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The death of Lee Kuan Yew, Singapore’s founding father, offers an occasion to reflect on his legacy — and, perhaps more importantly, on whether that legacy has been correctly understood.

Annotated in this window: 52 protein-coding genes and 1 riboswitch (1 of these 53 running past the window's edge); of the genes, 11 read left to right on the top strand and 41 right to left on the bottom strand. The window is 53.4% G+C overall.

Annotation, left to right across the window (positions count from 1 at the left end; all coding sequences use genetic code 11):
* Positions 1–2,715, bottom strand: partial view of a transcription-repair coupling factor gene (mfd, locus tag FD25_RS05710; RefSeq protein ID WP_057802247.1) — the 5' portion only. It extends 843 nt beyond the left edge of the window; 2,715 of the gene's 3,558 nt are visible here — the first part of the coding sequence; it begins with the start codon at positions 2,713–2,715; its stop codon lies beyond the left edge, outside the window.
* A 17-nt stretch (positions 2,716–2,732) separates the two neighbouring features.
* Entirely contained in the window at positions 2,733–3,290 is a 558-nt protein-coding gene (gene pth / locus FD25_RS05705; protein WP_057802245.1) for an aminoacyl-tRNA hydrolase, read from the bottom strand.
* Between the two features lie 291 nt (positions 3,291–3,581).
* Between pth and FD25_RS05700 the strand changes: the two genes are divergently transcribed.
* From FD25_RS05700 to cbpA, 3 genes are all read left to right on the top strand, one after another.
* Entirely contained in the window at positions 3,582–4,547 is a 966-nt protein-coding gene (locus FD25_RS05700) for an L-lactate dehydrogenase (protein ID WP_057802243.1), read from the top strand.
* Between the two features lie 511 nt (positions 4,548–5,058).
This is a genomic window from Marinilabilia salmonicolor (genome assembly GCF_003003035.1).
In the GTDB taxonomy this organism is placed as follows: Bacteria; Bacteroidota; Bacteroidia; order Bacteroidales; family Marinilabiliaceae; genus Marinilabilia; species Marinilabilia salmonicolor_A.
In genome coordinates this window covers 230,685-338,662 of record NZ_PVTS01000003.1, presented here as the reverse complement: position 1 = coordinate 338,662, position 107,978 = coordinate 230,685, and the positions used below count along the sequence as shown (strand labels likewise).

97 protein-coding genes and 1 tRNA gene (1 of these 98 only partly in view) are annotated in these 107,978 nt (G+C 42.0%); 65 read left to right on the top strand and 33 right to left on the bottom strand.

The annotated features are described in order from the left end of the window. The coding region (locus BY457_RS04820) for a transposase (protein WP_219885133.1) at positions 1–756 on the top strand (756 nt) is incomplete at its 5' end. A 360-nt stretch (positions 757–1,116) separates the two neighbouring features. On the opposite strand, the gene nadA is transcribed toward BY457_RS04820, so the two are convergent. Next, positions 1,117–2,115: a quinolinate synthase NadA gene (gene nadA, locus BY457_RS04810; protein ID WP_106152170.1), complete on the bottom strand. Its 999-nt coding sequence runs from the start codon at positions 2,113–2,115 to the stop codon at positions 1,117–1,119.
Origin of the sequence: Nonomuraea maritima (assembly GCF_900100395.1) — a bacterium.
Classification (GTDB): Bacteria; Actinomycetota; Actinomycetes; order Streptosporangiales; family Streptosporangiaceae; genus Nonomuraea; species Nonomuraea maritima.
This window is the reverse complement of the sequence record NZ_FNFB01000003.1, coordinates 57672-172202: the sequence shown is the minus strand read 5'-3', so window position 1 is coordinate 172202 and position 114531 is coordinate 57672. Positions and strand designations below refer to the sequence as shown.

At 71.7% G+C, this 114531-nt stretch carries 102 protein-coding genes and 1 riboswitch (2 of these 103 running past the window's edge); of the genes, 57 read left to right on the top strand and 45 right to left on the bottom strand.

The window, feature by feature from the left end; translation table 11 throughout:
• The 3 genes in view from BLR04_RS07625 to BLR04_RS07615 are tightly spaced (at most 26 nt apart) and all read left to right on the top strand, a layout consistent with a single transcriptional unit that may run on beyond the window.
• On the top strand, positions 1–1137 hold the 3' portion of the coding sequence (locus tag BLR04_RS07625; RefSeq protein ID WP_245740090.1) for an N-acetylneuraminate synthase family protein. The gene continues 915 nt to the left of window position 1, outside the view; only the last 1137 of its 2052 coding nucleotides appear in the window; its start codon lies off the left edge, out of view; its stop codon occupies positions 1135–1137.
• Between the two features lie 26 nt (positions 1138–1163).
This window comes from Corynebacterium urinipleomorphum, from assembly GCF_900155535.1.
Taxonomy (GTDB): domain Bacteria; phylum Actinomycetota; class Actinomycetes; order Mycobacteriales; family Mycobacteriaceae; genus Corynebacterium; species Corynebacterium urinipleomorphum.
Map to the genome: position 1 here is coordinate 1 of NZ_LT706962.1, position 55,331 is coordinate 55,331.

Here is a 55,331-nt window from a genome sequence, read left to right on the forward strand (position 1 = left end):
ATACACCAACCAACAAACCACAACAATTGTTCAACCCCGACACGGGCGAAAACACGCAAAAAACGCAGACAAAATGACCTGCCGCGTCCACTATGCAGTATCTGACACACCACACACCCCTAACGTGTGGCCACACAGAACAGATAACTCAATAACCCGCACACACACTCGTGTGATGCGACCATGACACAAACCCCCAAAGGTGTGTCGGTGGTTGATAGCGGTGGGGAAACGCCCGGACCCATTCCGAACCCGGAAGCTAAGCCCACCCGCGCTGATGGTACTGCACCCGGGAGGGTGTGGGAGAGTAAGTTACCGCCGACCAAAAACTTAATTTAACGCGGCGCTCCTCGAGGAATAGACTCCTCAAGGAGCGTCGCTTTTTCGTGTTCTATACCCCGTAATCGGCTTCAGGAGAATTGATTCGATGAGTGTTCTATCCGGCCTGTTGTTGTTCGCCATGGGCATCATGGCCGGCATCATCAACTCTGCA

During his 31 years as prime minister, Lee crafted a unique system of government, intricately balancing authoritarianism with democracy and state capitalism with the free market. Known as “the Singapore model,” Lee’s brand of governance is often mischaracterized as a one-party dictatorship superimposed on a free-market economy. His success in transforming Singapore into a prosperous city-state is frequently invoked by authoritarian rulers as justification for their tight control of society — and nowhere more so than in China.

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